AVAILABLE ON DVD
RUNNING TIME: 80 mins
THE HITCHCOCK CAMEO: walking past a tennis court carrying a walking stick
REVIEWED BY: Dr Lenera, Official HCF Critic
Larita Filton is in court, involved in complicated divorce proceedings with her husband. Supposedly she had an affair with an artist who was painting a portrait of her. Mr Filton had been suspicious ever since the two had cast furtive looks at each other upon their first meeting and eventually burst in on them where it looked like they were about to kiss. The divorce goes ahead but the painter kills himself after leaving Larita some money in his will. Larita is now a woman with a bad reputation. She goes on holiday in France and despite swearing to avoid men, she is soon courted by a wealthy bachelor. Despite initial misgivings, she falls in love with this man who really seems to be the man of her dreams…..
A silent film based on a play by Noel Coward, one of the masters of witty, barbed dialogue, seems like a rather perverse undertaking, not to mention just plain pointless. It’s no surprise then to find that Easy Virtue, which had been very popular on the stage since 1925, is a bit of a slog. There are a few interesting directorial touches here and there and the story is quite a moving indictment of the way divorced women were treated at the time and the unfairness and hypocrisy that existed, such as men being accepted as divorcees but not women. The trouble is, you want to the hear the dialogue when people are just sitting around talking, and actually Hitchcock’s usual small amount of title-cards doesn’t really work at all. This was easily my least favourite of the Hitchcock films so far [I had only viewed The Lodger before] though the themes of the story just about kept me occupied, themes which not long afterwards the Production Code virtually banned from being treated seriously used in films. Alcoholism, female sexuality, adultery; these things were just not considered suitable, the idea being that a woman watching a film which featured, for instance, a womnn committing adultery who was sympathetic, might be persuaded to cheat on their spouse!
Yes, it became a funny old time, and it’s a wonder many films were made at all, though many writers and directors found clever ways to imply and skirt around things. Anyway, this was a few years away when Easy Virtue went into production. Hitchcock and his usual writer Eliot Stannard decided to expand and open up the story so that Coward’s play doesn’t begin until half way through and in an extremely condensed version. This was a sensible decision as most of the things that happen in the film’s first half are mentioned or alluded to in the play anyway. Isabel Jeans from Downhill, rarely mentioned as the first Hitchcock blonde, was the star; in fact, many of the cast and crew from the previous film went straight onto this one. Another Coward adaptation, The Vortex, was filmed at the same time and really did attempt to put Coward’s words on screen with a huge amount of title-cards sporting reams of his words. Easy Virtue was a commercial failure after three major successes for Hitchcock and unsurprisingly is not much talked about or seen these days, though I will say that it’s better than at least six films I’ve seen at the cinema this year!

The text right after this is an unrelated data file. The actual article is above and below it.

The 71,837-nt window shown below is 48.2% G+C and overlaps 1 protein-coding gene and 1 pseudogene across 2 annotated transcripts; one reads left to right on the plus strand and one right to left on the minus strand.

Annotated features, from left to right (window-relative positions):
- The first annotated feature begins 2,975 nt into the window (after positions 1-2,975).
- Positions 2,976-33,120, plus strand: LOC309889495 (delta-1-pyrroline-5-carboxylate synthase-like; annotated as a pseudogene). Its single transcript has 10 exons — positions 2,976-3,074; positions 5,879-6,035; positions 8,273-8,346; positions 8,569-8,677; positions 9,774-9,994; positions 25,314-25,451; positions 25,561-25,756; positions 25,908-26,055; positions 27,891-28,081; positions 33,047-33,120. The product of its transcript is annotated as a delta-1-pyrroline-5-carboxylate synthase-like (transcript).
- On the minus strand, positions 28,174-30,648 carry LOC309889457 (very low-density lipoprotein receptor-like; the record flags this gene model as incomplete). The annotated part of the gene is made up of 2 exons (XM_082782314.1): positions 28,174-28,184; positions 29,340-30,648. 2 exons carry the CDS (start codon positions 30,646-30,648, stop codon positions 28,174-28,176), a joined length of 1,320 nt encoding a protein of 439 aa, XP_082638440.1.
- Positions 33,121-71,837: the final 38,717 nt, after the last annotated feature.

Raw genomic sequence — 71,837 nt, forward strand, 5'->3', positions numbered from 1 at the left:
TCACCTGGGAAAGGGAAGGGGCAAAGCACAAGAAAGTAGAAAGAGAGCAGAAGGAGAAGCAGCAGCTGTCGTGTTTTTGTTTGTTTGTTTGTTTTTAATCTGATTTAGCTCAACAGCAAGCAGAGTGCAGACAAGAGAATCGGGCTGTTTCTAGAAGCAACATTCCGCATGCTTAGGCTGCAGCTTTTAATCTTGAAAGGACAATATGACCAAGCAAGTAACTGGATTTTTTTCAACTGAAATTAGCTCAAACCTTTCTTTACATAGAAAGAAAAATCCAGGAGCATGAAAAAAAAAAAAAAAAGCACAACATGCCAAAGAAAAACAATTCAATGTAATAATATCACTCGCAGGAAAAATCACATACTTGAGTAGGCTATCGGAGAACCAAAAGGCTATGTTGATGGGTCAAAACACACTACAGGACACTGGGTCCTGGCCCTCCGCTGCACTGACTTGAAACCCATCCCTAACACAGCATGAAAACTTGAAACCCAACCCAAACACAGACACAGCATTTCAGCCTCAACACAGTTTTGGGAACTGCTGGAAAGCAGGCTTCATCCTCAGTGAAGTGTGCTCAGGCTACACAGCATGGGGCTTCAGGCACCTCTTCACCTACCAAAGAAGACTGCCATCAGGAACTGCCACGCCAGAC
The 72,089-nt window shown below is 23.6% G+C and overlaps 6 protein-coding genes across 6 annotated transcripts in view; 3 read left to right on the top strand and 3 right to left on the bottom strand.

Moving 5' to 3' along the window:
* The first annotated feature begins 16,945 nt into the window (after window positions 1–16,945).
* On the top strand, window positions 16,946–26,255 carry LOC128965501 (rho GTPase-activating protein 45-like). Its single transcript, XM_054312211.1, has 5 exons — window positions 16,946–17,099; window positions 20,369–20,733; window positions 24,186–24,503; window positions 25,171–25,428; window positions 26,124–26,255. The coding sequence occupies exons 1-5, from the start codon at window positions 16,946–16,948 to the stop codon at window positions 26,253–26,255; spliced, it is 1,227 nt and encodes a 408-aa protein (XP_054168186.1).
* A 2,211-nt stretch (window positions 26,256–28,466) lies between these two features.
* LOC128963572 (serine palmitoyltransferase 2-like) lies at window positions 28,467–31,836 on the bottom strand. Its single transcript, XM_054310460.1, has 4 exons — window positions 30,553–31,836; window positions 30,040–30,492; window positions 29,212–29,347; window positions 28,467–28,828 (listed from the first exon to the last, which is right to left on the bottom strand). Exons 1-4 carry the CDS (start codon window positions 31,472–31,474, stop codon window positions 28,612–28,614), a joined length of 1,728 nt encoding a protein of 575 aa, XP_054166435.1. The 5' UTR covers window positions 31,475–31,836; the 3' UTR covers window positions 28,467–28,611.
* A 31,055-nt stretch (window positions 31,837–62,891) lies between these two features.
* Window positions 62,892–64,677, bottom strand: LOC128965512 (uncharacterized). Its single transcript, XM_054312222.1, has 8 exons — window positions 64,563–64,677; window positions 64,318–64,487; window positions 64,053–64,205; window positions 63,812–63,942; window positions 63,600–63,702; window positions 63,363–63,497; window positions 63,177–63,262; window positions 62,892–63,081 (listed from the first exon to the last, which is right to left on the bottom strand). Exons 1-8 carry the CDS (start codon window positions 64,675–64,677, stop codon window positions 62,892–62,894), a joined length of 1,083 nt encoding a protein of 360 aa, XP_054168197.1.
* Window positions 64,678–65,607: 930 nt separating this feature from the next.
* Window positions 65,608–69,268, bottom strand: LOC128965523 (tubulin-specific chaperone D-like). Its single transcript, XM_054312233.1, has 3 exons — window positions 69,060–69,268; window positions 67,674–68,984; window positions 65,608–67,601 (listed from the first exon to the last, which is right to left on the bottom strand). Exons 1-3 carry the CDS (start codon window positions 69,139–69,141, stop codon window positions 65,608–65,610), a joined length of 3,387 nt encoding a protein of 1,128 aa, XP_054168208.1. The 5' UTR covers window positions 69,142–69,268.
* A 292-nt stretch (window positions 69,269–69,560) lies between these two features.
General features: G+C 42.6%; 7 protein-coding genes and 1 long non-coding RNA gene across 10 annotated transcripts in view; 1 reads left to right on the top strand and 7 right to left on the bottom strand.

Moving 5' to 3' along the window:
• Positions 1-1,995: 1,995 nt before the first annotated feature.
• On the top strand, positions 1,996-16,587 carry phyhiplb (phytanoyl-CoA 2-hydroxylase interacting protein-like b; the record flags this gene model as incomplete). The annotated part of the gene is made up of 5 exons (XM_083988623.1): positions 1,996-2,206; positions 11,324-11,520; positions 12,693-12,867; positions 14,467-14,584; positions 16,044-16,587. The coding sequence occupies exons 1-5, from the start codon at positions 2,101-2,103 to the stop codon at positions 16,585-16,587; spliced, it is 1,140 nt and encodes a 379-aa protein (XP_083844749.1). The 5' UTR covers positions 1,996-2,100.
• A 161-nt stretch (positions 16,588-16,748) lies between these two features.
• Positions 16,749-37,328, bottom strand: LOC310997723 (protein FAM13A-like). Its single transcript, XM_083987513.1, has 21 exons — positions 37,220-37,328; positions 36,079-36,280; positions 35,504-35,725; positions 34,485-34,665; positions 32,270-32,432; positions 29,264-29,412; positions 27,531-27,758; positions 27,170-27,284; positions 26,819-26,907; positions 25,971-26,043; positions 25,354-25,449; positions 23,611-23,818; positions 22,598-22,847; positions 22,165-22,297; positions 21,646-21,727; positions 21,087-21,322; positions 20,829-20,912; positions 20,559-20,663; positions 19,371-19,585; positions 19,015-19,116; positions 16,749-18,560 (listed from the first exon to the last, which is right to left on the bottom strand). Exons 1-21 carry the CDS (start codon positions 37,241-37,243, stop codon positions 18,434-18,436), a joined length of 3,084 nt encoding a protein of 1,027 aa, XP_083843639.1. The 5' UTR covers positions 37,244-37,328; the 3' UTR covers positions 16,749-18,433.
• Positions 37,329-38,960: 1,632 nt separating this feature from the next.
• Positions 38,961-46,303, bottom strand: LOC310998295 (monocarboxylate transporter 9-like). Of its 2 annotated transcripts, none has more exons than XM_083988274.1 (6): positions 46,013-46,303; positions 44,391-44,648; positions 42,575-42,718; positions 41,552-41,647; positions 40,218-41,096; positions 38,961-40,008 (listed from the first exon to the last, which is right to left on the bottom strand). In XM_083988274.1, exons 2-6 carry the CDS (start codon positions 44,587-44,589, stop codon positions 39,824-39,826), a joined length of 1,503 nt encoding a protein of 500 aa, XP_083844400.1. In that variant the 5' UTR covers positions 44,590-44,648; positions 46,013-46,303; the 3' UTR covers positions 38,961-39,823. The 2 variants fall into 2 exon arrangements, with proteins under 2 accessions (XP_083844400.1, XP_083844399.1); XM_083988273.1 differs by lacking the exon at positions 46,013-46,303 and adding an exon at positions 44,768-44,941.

The film opens on a curious close-up shot of a judge’s wig, then as we settle into a courtroom scene, we have the judge’s vision without his eye-glass represented by blurred images. he film seems like it is going to be full of interesting direction, and the following twenty minutes are actually very good. In-between shots of the people in court, which are often interesting in themselves because there’s much concentration on the paraphernalia and rituals of the court including even a shot of what one of the members of the jury has written down, we flash back to some of the incidents that have led to the divorce hearing. The first meeting of Larita and the artist is very nicely done, as they clearly form a bond from seeing each other at a distance and while the husband [there are lots of unnamed characters in this film] is also present. Sadly Eric Bransby-Williams as the ‘Co-Respondent’, or rather artist, overacts to a ludicrous degree. His intense looks, especially when he gets angry as the way Larita’s often drunk husband is treating her, are quite funny, at least to a modern viewer; silent film acting often relied on melodramatic exaggeration but of course there were many performers who were able to make up for that by just being very good at what they were doing.